1 medium onion, peeled and quartered
3 garlic cloves, peeled
1 pound tomatillos, about 8 total, peeled and halved

1 cup Kroger baby spinach
1/4 bunch fresh cilantro
1 tablespoon Simple Truth Organic Oregano Leaves
Salt, to taste
2 tablespoons cooking oil
2 Private Selection Turkish bay leaves

Sliced radishes
Shredded cabbage
Simple Truth Organic Oregano Leaves
Simple Truth Organic Crushed Red Pepper
Fresh limes, quartered

2 large stock pots
Large wooden spoon or spatula
Comal or pan for roasting chiles
Metal strainer
Bowls and spoons for serving

SERVES: 8-10

In a large stock pot, bring chicken, onion, garlic, and celery to a boil with 4 liters of water over medium-high heat. Lower to medium heat and cook for 30 minutes. Lower heat once again to lowest setting and allow to simmer for an additional 30 minutes. Once chicken is fully cooked and pot is cool enough to handle, strain broth and reserve chicken. Discard onion, garlic, and celery. Once slightly cool, shred chicken.

In the meantime, toast chiles on a comal or over an open flame until lightly charred all over. Alternatively, you may broil them in the oven for about 5-10 minutes or until blistered and slightly blackened. Place chiles in a plastic bag and allow to “sweat” for 30 minutes, then carefully remove the charred skin by hand or by scraping lightly with a dull knife. Remove seeds if a less spicy pozole is desired (I leave them in!).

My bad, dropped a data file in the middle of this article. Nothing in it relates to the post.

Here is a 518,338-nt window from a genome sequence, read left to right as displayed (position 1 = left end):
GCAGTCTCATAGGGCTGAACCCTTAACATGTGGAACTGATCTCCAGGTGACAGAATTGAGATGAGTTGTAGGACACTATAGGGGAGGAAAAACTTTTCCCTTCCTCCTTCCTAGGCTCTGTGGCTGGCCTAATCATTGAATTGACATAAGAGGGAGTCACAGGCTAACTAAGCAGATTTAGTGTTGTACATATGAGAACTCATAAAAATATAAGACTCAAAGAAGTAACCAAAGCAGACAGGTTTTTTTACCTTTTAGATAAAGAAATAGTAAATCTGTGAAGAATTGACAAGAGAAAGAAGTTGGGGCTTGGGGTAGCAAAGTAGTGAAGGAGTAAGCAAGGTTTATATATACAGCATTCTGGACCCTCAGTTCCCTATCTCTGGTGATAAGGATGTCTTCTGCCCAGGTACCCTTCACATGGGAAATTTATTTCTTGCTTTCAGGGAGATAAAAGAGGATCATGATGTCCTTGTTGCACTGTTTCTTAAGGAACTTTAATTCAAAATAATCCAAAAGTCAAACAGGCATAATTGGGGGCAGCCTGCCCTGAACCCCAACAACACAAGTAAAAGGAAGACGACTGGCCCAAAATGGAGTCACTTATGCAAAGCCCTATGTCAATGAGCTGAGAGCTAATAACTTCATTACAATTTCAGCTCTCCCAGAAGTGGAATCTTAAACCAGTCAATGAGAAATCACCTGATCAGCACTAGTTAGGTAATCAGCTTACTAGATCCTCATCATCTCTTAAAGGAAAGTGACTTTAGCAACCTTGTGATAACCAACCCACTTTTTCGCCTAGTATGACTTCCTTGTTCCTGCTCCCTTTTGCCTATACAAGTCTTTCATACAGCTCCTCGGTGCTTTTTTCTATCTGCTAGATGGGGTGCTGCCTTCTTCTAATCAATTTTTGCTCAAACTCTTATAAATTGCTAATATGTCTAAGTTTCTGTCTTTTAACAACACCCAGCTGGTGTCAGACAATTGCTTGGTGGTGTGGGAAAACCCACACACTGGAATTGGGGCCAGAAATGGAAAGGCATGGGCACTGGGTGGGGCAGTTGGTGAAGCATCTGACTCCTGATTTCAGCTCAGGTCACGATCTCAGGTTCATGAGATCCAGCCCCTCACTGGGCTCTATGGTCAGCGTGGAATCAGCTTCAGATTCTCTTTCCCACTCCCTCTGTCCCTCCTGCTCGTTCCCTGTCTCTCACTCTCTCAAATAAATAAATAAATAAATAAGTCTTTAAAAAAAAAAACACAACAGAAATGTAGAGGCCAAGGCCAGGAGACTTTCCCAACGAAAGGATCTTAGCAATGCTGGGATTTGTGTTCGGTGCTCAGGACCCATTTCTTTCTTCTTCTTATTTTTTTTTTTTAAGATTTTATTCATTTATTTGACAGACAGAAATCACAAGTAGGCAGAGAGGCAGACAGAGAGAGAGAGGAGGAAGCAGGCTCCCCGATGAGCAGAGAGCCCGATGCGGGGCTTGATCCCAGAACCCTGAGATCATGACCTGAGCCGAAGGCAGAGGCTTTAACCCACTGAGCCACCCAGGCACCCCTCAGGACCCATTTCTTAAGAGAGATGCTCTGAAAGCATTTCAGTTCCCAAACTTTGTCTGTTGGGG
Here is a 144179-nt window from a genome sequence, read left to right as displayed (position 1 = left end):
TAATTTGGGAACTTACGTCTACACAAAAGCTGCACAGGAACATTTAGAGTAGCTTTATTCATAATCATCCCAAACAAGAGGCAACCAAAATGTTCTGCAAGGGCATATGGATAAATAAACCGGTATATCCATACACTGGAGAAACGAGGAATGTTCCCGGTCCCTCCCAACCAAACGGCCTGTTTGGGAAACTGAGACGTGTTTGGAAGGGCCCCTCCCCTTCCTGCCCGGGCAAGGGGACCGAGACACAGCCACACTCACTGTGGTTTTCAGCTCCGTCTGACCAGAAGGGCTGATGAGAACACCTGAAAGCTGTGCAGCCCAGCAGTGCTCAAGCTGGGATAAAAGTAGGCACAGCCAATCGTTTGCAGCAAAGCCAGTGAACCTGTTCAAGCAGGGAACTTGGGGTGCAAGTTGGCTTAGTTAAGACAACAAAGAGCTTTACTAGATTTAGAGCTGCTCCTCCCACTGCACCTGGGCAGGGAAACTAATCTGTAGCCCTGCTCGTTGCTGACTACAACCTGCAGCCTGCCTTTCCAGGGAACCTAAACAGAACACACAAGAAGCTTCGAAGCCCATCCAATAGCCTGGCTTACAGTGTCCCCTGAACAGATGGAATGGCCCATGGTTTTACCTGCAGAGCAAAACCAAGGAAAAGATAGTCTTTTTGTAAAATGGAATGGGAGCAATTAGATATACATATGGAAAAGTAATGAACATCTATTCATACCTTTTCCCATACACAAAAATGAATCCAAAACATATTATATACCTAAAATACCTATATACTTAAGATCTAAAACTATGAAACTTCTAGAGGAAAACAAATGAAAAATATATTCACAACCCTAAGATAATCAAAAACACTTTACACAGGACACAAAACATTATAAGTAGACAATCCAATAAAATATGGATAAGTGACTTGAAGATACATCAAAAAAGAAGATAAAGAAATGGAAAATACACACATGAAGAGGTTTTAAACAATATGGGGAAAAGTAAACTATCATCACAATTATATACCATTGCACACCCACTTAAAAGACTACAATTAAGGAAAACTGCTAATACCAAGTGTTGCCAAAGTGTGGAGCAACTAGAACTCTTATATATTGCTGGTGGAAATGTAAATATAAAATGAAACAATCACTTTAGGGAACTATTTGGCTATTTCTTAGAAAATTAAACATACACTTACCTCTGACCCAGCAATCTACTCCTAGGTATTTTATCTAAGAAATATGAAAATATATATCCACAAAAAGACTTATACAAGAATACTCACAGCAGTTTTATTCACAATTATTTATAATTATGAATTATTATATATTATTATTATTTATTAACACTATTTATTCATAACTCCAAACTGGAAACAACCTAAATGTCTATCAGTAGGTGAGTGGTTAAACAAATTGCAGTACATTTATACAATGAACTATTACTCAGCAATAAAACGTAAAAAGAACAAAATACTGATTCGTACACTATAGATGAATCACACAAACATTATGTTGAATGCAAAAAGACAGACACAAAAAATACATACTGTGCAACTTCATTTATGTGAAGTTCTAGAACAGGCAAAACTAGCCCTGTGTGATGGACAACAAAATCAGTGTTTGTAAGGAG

Place chiles, bell pepper, onion, garlic, tomatillos, spinach, cilantro, and oregano in blender with just enough water to get your blender going. Blend until completely smooth, about 60 seconds.

In a separate pot, heat oil over medium to high heat. Once hot, add green salsa mixture and sauté for five minutes, moving frequently to avoid burning. Lower heat to lowest setting and allow to simmer for an additional 15 minutes. Once green salsa has reduced slightly, add chicken broth and bay leaves. Bring mixture to a boil and cook for 30 minutes over medium-high heat. Next, add hominy and then reduce heat to low and allow to simmer for an additional 30 minutes. At this point your pozole broth is ready, but you can keep it on the lowest setting until ready to serve.

Pour hominy and broth over shredded chicken. Garnish with sliced radishes, shredded cabbage, dry oregano, crushed red pepper, and a squeeze of fresh lime juice. Serve alongside warm corn tortillas with butter or crispy tostadas and crema or Creamy Avocado Salsa. ¡Provecho!

This recipe makes a large batch of pozole to serve a small crowd. You can always half the recipe or make it in its entirety and freeze the broth and hominy to enjoy at a later date, that way all you have to prepare in the future is the shredded chicken. Alternately, you can prepare the salsa mixture and freeze it until you’re ready to make pozole.

Many thanks to Kroger for sponsoring this post. As always, the recipe and opinions shared are my own.

Photography + Styling: Cacey McReavy

4 thoughts on “Keeping Traditions Alive: How to Make Pozole Verde”

Leave a Reply